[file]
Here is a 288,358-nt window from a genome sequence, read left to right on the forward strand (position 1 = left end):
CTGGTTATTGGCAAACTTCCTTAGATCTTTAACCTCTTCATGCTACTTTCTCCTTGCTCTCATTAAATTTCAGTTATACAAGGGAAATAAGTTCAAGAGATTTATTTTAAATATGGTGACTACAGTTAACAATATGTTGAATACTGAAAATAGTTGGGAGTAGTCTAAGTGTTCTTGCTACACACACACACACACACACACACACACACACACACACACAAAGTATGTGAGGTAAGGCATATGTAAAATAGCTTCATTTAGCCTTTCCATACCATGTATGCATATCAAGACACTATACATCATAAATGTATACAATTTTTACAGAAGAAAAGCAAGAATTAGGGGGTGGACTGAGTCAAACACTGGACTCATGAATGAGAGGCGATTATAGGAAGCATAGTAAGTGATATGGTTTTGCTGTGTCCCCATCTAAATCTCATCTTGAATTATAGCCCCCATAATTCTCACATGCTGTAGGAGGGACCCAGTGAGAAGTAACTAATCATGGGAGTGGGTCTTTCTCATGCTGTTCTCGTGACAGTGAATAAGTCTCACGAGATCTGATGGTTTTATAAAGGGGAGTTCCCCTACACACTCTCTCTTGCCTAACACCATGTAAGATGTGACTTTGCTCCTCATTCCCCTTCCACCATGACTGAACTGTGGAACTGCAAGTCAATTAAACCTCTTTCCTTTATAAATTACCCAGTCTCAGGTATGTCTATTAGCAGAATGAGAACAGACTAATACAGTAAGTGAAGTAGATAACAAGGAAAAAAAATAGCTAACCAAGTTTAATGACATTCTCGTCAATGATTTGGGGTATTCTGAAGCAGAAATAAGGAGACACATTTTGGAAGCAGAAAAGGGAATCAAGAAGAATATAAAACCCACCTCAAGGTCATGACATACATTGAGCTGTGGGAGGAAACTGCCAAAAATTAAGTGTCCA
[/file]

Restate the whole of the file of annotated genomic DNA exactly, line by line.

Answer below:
Here is a 288,358-nt window from a genome sequence, read left to right on the forward strand (position 1 = left end):
CTGGTTATTGGCAAACTTCCTTAGATCTTTAACCTCTTCATGCTACTTTCTCCTTGCTCTCATTAAATTTCAGTTATACAAGGGAAATAAGTTCAAGAGATTTATTTTAAATATGGTGACTACAGTTAACAATATGTTGAATACTGAAAATAGTTGGGAGTAGTCTAAGTGTTCTTGCTACACACACACACACACACACACACACACACACACACACACAAAGTATGTGAGGTAAGGCATATGTAAAATAGCTTCATTTAGCCTTTCCATACCATGTATGCATATCAAGACACTATACATCATAAATGTATACAATTTTTACAGAAGAAAAGCAAGAATTAGGGGGTGGACTGAGTCAAACACTGGACTCATGAATGAGAGGCGATTATAGGAAGCATAGTAAGTGATATGGTTTTGCTGTGTCCCCATCTAAATCTCATCTTGAATTATAGCCCCCATAATTCTCACATGCTGTAGGAGGGACCCAGTGAGAAGTAACTAATCATGGGAGTGGGTCTTTCTCATGCTGTTCTCGTGACAGTGAATAAGTCTCACGAGATCTGATGGTTTTATAAAGGGGAGTTCCCCTACACACTCTCTCTTGCCTAACACCATGTAAGATGTGACTTTGCTCCTCATTCCCCTTCCACCATGACTGAACTGTGGAACTGCAAGTCAATTAAACCTCTTTCCTTTATAAATTACCCAGTCTCAGGTATGTCTATTAGCAGAATGAGAACAGACTAATACAGTAAGTGAAGTAGATAACAAGGAAAAAAAATAGCTAACCAAGTTTAATGACATTCTCGTCAATGATTTGGGGTATTCTGAAGCAGAAATAAGGAGACACATTTTGGAAGCAGAAAAGGGAATCAAGAAGAATATAAAACCCACCTCAAGGTCATGACATACATTGAGCTGTGGGAGGAAACTGCCAAAAATTAAGTGTCCA